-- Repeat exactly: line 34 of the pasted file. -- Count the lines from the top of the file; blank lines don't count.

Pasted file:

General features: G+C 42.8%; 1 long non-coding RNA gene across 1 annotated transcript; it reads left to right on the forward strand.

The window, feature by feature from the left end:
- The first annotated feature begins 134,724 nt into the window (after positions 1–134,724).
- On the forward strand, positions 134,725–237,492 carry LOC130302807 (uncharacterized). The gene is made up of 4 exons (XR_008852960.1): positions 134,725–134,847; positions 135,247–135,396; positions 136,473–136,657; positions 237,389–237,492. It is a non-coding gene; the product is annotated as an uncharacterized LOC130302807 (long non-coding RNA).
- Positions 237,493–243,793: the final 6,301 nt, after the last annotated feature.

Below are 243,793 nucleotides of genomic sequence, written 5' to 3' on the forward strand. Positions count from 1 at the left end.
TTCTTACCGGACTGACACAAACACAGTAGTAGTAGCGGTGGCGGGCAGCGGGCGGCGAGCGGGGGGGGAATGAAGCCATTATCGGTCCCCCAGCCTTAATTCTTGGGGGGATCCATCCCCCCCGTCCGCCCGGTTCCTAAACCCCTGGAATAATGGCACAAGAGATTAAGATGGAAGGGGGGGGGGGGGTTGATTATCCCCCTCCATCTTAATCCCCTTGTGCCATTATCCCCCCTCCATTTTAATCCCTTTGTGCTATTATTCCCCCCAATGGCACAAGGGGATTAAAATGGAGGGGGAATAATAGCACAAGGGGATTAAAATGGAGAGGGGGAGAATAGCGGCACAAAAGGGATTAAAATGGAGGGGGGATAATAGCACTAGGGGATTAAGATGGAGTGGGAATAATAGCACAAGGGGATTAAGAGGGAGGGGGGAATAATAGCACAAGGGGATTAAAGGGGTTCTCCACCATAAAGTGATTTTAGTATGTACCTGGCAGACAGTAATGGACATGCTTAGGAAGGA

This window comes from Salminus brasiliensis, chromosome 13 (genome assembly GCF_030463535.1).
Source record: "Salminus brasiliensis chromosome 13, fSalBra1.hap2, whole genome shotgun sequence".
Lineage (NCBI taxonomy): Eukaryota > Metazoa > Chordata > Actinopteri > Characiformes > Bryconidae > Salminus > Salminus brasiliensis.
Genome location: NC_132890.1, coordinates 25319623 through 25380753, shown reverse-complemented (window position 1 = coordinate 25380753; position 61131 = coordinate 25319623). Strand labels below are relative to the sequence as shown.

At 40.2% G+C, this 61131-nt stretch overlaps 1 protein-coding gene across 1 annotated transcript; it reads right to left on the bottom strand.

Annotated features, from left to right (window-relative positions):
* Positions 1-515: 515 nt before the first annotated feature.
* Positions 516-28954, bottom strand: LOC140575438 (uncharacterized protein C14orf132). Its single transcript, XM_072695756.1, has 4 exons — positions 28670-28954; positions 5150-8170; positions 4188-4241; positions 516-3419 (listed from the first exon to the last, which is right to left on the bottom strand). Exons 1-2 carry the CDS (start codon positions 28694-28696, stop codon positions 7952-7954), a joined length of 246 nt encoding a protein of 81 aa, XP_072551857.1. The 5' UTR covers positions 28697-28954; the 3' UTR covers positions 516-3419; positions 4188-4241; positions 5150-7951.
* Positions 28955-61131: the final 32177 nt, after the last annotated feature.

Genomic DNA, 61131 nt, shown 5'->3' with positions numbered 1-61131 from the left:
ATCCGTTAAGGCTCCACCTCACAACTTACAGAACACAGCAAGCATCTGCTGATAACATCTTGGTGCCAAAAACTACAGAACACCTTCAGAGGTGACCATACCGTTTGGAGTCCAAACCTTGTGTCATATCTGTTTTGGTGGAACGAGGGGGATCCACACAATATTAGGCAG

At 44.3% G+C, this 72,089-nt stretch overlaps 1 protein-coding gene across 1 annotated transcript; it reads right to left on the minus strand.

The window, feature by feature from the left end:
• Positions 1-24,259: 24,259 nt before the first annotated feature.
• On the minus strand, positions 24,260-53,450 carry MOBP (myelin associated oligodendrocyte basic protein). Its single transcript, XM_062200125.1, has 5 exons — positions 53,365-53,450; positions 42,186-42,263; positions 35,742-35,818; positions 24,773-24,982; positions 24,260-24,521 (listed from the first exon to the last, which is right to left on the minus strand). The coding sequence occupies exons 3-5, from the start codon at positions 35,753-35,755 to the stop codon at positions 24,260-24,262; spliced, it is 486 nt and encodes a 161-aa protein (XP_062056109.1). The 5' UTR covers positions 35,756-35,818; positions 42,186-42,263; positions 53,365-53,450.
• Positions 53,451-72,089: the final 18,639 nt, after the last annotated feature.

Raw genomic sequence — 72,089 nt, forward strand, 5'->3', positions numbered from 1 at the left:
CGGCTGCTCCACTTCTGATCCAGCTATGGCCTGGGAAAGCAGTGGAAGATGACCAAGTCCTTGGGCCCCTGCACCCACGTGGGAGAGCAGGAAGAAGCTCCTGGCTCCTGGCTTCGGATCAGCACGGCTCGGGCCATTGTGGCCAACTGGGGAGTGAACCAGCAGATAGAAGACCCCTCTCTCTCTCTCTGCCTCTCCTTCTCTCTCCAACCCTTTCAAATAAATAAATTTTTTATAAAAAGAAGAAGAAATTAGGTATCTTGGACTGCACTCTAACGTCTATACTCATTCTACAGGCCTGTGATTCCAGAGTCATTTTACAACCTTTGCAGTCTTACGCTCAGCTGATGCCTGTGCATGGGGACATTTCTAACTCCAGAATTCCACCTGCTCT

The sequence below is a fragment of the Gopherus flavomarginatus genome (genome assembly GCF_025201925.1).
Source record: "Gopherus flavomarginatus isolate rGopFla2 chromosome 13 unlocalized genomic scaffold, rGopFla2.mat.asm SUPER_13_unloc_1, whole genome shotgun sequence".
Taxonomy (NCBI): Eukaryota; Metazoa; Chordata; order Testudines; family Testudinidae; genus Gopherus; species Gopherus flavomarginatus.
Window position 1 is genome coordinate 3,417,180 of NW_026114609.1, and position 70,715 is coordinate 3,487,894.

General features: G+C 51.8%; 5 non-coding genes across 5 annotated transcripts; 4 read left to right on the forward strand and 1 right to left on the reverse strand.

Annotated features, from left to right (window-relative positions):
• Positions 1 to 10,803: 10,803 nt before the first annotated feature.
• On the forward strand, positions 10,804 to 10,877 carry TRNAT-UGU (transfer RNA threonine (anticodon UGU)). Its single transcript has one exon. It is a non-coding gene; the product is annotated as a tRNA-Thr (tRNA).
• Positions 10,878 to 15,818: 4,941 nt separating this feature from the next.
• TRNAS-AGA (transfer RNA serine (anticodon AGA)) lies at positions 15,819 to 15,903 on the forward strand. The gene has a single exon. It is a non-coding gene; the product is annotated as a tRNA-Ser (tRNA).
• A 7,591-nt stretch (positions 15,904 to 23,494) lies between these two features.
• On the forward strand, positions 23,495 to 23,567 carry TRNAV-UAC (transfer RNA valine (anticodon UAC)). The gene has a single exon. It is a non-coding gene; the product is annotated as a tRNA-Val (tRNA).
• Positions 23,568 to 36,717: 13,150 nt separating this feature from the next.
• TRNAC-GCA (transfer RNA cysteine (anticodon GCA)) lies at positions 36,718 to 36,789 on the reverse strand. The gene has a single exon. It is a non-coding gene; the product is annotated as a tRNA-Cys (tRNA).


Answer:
• Positions 10,878 to 15,818: 4,941 nt separating this feature from the next.